HEALTH: It's All Too Easy to Forget ; Memory Lapses Can Be Embarrassing. but There Are Steps You Can Take to Sharpen Up Your Mind, Says Catherine Nixey
Nixey, Catherine, The Independent (London, England)
Forgetfulness in geniuses is often considered to be a sign of their brilliance. Einstein was famous for being hopelessly absent minded. GK Chesterton was so forgetful that he once sent a telegram to his wife from a railway station, saying: "Am in Market Harborough. Where ought I to be?"
But among the rest of us, such "senior moments" are considered merely to be a sign of ineptitude. "I can be giving a meeting, and when I turn to introduce the person next to me I've completely forgotten their name," says Jeremy Lincoln, a 62-year-old managing director. "Or I'll go to the shops, get there, and be utterly unable to remember what I went for. It does make you feel a bit foolish."
Forgetfulness does not just afflict the old. However, most of us do become more forgetful with age. "Your brain, just like the rest of your body, starts to deteriorate," says Dr Celeste de Jager of Oxford University's Optima Institute. "And what we call `working memory' - your short-term memory - is what you see being affected. The common thing is that people forget where they've put things, or they can't remember the word that they want as quickly as they used to."
And to those with medical dictionaries, such lapses can be alarming. But there is little need to be worried. "It is quite wrong for people to assume that, just because they are becoming forgetful, they have got dementia," says Richard Morris, professor of neuroscience at Edinburgh University. "I constantly have to reassure people that aspects of forgetting are perfectly normal, especially as you age. I'm seeing them in myself, and I'm only in my fifties."
Whether and how much a person's memory deteriorates depends very much on the individual. "It is not by any means inevitable that memory declines with age," says Professor Morris. "One of the main characteristics of ageing in relation to memory is that there is great variability. Some people can retain very sharp faculties, including memory, well into their nineties."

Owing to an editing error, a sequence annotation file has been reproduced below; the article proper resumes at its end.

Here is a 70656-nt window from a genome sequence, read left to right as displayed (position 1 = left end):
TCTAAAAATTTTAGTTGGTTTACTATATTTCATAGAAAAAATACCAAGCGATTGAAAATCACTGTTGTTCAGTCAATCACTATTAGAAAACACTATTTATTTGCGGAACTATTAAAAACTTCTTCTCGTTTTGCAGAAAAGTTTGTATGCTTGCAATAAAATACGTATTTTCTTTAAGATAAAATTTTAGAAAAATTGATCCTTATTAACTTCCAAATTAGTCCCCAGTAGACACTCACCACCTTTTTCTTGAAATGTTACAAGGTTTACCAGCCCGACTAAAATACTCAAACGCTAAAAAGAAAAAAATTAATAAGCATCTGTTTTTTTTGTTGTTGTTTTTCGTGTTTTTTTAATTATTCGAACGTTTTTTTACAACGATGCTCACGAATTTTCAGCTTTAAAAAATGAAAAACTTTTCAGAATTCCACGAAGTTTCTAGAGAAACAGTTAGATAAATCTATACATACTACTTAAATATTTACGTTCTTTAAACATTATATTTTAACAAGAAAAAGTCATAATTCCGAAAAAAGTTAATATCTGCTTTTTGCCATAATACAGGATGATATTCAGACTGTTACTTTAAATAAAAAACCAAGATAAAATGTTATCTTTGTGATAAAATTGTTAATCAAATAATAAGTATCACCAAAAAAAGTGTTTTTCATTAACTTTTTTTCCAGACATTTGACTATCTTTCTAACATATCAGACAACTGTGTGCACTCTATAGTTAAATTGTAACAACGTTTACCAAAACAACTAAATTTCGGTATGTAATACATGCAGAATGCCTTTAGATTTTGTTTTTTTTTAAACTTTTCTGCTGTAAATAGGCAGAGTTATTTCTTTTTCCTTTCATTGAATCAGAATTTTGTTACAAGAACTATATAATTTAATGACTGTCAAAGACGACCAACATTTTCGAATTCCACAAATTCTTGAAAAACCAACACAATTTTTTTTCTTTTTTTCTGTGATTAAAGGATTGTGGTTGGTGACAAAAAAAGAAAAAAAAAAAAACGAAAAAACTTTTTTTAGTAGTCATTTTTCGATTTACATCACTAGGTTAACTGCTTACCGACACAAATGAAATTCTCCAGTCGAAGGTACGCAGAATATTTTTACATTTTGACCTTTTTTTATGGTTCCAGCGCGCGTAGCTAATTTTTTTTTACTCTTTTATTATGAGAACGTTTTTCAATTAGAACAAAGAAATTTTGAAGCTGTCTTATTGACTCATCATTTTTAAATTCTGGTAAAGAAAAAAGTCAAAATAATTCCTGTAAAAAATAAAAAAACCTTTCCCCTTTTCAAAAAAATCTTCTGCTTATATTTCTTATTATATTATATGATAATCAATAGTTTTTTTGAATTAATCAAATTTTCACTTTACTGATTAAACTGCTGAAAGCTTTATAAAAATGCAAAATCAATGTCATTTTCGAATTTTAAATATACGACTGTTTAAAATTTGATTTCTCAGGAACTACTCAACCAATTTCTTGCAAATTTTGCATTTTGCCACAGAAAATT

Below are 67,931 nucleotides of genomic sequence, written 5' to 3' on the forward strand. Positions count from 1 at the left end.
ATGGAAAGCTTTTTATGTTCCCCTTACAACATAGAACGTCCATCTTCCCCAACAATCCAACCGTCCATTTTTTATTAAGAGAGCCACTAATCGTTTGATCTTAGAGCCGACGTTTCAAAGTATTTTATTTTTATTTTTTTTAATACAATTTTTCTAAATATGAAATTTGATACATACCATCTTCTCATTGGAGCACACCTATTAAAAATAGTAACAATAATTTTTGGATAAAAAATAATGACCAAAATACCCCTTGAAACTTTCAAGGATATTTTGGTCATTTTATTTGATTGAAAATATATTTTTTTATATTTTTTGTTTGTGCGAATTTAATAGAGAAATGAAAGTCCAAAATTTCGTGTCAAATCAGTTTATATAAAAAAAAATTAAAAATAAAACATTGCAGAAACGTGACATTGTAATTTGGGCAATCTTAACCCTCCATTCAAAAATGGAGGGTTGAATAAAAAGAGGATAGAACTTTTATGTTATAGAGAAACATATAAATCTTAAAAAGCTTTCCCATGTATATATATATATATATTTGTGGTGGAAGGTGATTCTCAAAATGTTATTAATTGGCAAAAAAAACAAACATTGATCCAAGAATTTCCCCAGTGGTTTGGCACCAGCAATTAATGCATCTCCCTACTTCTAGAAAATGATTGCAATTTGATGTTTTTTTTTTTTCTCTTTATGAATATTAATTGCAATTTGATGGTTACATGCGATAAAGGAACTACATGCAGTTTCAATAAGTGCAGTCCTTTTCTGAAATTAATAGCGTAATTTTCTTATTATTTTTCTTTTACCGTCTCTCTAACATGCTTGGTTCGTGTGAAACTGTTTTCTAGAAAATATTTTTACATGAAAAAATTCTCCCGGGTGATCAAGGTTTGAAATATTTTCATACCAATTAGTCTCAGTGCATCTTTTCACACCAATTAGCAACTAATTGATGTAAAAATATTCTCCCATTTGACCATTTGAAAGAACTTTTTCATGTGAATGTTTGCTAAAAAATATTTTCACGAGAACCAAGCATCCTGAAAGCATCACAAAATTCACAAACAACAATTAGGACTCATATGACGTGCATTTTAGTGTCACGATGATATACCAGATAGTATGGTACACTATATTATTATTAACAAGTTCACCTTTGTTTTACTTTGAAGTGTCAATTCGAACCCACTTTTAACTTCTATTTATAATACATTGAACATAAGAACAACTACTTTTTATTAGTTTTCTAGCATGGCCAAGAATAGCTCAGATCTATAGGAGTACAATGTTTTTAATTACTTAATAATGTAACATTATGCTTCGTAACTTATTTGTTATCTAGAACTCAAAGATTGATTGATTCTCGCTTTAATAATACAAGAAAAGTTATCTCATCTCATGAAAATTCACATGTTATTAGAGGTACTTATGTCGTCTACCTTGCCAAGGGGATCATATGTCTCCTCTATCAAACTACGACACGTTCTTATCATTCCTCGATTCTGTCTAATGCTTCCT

So what makes the difference? "There are many things that seem to be beneficial in preventing deterioration of memory," says Dr de Jager. `"Exercise is one, as is having a good diet - there are a number of studies that have shown that vitamin deficiency, of the B vitamins, vitamin E and even vitamin C, can adversely affect your memory. And some herbal supplements can be helpful."
One such supplement is Actimind, which went on sale this year. It contains a combination of Panax Ginseng and Gingko Biloba, and its makers claim that it can improve your short-term memory by between seven and nine per cent - and a survey into memory that they carried out would indicate that we need it.
"Seventy-five per cent of people we interviewed admitted to walking into a room and forgetting why they were there," says Robin Bishop, a spokesperson for Actimind. "And 17 per cent of men admitted to forgetting the name of someone they've slept with. So I think we really need this supplement." Well, quite.
The supplement benefits the brain in much the same way as exercise does - by increasing blood flow to it. "Gingko, especially in combination with ginseng, has been shown to help improve memory," says Dr de Jager. "It dilates your blood vessels and that increases the amount of oxygen that can get to the brain, so it has more energy, and that helps it to function better."
Other studies have found that the hormone oestrogen can have a beneficial effect on memory in women. The influence of hormones might explain why many women report poor memory at certain times during their menstrual cycle, and why so many complain of "pregnancy brain".
Anything that exercises your mind is also thought to be good for the memory - the "use it or lose it" theory. "Ballroom dancing is good for memory," says Dr de Jager, "as is bingo. They both call on you to think about several things at once - to work out a strategy for getting around the room or to remember what lines your numbers are on. …